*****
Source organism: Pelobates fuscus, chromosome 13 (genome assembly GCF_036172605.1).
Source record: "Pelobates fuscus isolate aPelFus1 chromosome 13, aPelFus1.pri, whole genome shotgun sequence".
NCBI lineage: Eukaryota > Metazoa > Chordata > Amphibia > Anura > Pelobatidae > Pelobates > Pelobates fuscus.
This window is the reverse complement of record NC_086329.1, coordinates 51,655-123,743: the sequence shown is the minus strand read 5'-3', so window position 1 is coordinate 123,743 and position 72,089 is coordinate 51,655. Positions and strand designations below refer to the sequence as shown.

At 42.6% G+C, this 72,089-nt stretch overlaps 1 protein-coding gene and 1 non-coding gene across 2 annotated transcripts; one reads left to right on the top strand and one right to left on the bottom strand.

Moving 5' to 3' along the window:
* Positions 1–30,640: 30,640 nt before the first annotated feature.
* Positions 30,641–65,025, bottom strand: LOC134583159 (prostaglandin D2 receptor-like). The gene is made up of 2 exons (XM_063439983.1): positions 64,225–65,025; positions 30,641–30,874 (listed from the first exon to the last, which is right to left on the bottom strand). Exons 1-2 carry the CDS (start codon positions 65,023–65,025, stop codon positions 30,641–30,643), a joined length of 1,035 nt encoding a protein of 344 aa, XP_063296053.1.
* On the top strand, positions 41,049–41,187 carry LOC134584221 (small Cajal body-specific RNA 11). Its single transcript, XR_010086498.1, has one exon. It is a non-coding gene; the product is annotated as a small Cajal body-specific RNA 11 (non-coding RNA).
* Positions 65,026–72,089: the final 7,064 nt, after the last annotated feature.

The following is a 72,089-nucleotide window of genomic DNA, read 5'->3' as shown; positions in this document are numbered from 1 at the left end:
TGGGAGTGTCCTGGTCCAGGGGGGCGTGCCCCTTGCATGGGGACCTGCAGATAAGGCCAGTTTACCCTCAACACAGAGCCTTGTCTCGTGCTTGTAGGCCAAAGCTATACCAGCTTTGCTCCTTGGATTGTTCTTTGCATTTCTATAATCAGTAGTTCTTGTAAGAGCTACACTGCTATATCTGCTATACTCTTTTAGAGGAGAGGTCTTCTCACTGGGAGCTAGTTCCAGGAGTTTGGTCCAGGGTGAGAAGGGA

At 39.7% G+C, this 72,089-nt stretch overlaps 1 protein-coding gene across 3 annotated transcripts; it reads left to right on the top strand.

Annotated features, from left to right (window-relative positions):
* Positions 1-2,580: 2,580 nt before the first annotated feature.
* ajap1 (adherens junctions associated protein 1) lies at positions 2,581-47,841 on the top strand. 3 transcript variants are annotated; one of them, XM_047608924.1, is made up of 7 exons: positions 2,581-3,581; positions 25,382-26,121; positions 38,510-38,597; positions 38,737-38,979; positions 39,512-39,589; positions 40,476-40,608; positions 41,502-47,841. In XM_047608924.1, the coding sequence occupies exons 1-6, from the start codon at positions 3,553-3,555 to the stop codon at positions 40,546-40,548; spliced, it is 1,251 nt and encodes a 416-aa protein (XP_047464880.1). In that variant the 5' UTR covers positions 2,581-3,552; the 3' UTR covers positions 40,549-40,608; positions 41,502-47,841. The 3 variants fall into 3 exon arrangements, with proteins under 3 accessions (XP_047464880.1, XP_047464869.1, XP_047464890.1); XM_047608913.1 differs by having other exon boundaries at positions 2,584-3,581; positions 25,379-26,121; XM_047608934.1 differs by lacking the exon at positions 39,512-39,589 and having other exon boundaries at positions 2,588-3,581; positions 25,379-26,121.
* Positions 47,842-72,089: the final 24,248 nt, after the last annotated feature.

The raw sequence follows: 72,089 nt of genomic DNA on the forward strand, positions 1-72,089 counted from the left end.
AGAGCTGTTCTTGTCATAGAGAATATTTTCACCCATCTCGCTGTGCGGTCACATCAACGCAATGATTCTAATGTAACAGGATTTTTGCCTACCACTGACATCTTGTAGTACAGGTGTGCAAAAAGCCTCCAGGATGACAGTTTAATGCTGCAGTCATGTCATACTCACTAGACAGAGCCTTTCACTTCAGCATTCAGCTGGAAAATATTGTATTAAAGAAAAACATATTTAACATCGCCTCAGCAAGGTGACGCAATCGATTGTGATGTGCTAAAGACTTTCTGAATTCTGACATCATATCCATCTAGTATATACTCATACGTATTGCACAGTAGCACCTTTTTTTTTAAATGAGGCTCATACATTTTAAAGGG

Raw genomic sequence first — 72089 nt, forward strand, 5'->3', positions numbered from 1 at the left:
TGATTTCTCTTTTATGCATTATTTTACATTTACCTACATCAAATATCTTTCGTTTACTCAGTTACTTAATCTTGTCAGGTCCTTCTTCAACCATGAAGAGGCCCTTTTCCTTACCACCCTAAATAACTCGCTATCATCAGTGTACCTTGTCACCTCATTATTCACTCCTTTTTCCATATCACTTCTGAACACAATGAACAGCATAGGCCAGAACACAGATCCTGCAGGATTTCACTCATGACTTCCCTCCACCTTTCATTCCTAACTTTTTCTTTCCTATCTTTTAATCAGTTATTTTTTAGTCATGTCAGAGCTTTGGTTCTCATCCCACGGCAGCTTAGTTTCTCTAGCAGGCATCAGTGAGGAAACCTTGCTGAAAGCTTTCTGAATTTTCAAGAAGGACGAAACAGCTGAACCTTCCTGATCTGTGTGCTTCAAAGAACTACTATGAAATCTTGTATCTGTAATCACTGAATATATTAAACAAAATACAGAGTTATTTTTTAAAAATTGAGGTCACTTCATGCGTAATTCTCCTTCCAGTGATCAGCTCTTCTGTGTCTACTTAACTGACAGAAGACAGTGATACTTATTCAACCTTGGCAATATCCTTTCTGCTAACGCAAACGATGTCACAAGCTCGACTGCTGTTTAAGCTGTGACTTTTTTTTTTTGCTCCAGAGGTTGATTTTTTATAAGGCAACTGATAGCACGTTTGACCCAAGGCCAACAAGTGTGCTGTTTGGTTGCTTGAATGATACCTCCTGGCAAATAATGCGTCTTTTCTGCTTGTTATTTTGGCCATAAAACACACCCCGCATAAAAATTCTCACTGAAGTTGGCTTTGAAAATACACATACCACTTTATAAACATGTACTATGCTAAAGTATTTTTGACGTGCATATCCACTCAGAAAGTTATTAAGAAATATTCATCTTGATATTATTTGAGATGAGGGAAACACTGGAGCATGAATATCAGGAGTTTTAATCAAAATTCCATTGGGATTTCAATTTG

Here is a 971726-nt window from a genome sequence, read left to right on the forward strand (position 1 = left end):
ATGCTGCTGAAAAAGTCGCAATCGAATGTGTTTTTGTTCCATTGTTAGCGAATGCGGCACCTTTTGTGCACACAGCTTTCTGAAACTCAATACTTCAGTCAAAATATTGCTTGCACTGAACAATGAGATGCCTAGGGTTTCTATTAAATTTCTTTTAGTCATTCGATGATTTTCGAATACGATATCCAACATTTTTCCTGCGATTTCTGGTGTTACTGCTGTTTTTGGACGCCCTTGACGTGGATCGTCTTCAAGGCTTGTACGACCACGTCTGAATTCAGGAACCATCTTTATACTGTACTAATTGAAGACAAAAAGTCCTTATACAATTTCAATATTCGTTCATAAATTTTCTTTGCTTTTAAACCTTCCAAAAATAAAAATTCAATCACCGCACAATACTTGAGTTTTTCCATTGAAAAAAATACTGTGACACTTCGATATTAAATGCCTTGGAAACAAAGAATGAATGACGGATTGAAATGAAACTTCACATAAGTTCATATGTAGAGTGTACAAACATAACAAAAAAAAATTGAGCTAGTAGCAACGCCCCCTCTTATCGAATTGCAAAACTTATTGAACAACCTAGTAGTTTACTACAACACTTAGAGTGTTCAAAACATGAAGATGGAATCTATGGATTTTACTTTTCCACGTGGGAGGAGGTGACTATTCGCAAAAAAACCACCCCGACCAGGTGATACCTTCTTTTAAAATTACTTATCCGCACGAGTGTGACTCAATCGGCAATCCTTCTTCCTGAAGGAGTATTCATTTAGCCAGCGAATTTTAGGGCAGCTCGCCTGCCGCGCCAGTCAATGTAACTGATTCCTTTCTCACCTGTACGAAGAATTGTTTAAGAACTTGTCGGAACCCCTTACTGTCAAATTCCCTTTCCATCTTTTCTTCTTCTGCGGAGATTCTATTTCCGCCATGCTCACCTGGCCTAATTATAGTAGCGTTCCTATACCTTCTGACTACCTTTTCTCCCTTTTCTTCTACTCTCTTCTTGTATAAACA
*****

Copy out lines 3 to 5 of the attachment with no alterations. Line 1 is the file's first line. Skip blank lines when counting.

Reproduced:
NCBI lineage: Eukaryota > Metazoa > Chordata > Amphibia > Anura > Pelobatidae > Pelobates > Pelobates fuscus.
This window is the reverse complement of record NC_086329.1, coordinates 51,655-123,743: the sequence shown is the minus strand read 5'-3', so window position 1 is coordinate 123,743 and position 72,089 is coordinate 51,655. Positions and strand designations below refer to the sequence as shown.

At 42.6% G+C, this 72,089-nt stretch overlaps 1 protein-coding gene and 1 non-coding gene across 2 annotated transcripts; one reads left to right on the top strand and one right to left on the bottom strand.